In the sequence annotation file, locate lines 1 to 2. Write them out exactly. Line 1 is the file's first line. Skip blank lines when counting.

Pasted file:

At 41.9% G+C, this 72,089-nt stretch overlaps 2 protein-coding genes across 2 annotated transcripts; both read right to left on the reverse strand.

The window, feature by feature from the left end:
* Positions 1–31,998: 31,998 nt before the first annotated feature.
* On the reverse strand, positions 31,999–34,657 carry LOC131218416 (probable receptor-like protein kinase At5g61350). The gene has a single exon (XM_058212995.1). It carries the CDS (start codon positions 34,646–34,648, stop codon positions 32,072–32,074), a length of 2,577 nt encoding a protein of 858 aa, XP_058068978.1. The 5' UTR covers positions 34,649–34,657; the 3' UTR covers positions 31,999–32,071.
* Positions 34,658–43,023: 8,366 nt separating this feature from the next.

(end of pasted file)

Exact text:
At 41.9% G+C, this 72,089-nt stretch overlaps 2 protein-coding genes across 2 annotated transcripts; both read right to left on the reverse strand.

The window, feature by feature from the left end: